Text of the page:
Though the city's election is two months away, one North Charleston candidate has already notched a win of sorts.
Days after being disqualified to run, North Charleston District 5 City Council Candidate Jerome Heyward is back on the ballot.
Heyward received a letter Monday from the Charleston County Board of Elections and Voter Registration informing him that his name would not appear on the city's Nov. 5 ballot because of a North Charleston ordinance that requires all candidates to have resided within the city for at least six months before Election Day.
On Wednesday, however, Heyward provided the commission with a lease that showed he has rented a condo in North Charleston since February, according to his attorney, Mark Peper. The commission then sent another letter, informing Heyward his name will be on the ballot after all.
Both Heyward and Peper said the incumbent, Councilman Todd Olds, raised concerns to the election commission about Heyward's residency.
"It's clear that Mr. Olds is trying to prevent as many people from running against him in a district comprised of 75 percent minorities," Peper said. "Just go beat your opponents. Don’t make false allegations to get them off the ballot.”
Heyward's voter registration was changed to reflect a 4247 Faber Place Drive address in mid-August, Peper said. The attorney noted that when election officials pulled the file, it fell within the state's 30-day residency requirement.
Heyward said he's spoken with most of the residents in District 5 and their main concern is the lack of true representation on City Council.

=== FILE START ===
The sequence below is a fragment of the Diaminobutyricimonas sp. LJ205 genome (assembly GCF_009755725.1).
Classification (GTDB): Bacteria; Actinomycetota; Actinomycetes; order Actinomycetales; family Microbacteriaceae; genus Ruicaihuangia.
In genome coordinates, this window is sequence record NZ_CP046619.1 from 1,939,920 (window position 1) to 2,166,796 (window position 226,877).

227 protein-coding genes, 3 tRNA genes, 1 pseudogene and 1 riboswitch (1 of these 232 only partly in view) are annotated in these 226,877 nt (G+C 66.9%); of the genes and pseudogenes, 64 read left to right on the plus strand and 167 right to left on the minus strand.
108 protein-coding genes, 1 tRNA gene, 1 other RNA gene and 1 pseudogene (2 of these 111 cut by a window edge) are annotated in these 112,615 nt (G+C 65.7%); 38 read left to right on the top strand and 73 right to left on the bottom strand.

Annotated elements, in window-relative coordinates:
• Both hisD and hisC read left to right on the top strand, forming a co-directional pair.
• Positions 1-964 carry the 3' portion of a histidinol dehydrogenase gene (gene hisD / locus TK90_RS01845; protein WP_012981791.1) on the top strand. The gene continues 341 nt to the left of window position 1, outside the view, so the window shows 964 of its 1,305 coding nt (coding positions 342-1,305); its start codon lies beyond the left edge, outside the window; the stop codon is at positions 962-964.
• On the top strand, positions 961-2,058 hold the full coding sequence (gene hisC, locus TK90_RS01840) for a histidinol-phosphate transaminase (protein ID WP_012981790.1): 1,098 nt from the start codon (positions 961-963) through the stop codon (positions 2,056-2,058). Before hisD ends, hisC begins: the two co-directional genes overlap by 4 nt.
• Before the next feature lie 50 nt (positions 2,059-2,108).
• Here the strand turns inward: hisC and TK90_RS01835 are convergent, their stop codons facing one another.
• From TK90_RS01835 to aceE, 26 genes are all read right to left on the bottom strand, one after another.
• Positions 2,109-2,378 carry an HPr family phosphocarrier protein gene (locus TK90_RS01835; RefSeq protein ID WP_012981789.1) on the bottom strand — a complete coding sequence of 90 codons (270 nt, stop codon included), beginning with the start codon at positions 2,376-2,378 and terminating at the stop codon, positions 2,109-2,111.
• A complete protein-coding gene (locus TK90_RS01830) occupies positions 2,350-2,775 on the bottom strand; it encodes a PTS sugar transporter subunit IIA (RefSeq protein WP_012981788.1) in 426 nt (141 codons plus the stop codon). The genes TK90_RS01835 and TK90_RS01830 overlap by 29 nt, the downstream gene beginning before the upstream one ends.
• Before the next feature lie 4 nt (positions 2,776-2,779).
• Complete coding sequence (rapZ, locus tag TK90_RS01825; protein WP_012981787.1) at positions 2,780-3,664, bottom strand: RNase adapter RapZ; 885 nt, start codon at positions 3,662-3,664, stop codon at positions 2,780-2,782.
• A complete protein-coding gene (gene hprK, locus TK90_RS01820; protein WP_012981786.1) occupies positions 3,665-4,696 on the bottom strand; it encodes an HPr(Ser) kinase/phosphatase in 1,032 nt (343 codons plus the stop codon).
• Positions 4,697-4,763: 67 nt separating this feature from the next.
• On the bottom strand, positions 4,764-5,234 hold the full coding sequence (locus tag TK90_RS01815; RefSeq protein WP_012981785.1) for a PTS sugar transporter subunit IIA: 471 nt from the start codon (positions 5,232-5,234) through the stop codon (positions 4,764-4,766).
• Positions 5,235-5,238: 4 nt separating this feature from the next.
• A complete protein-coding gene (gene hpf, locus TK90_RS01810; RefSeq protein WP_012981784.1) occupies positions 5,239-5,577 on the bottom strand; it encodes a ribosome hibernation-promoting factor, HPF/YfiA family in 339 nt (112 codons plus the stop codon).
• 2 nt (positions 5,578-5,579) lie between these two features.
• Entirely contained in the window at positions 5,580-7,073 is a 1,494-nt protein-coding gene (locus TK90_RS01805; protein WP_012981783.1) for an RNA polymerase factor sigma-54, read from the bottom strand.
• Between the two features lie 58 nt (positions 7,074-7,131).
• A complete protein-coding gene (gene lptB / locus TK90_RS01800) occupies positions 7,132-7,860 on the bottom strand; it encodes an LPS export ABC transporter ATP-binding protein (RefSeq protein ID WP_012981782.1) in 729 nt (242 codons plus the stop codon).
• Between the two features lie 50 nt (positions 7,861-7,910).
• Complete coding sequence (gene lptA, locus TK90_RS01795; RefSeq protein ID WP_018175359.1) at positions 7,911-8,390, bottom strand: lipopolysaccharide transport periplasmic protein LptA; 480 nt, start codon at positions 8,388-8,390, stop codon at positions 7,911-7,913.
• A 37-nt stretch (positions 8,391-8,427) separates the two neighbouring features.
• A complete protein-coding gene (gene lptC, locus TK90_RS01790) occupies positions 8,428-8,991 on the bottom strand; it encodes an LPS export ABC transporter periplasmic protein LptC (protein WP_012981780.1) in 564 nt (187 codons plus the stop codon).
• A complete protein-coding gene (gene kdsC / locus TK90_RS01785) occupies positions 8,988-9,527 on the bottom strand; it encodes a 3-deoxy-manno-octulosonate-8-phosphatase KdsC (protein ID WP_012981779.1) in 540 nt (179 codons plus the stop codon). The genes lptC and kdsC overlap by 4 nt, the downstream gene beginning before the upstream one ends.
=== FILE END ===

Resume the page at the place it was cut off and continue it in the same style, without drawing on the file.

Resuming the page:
"They want to be represented by someone they can relate to and openly talk to, so at their urging, I decided to run," Heyward said. "If I’m fortunate enough to be elected, District 5 will finally have a voice on City Council, which is all they want.”
Olds called Heyward's allegation "inaccurate," denying claims that he raised any concerns related to Heyward's residency.
He said he welcomes Heyward's candidacy, if he's a legal resident.
"If he’s not a legal resident, then I think the laws should be upheld and he be dismissed off the ballot,” he added.
"I think my constituency speaks loud and clear and have done them a good job and will continue to," he added.
Althea Hall White is also in the District 5 race. She said the district and the city need qualified leaders who will help move the city forward by redeveloping blighted neighborhoods and making them more safe.
District 5 covers the western edge of North Charleston along the Ashley River, just north and south of Interstate 526. City voters go to the polls Nov. 5 to pick a mayor and to fill all 10 City Council seats.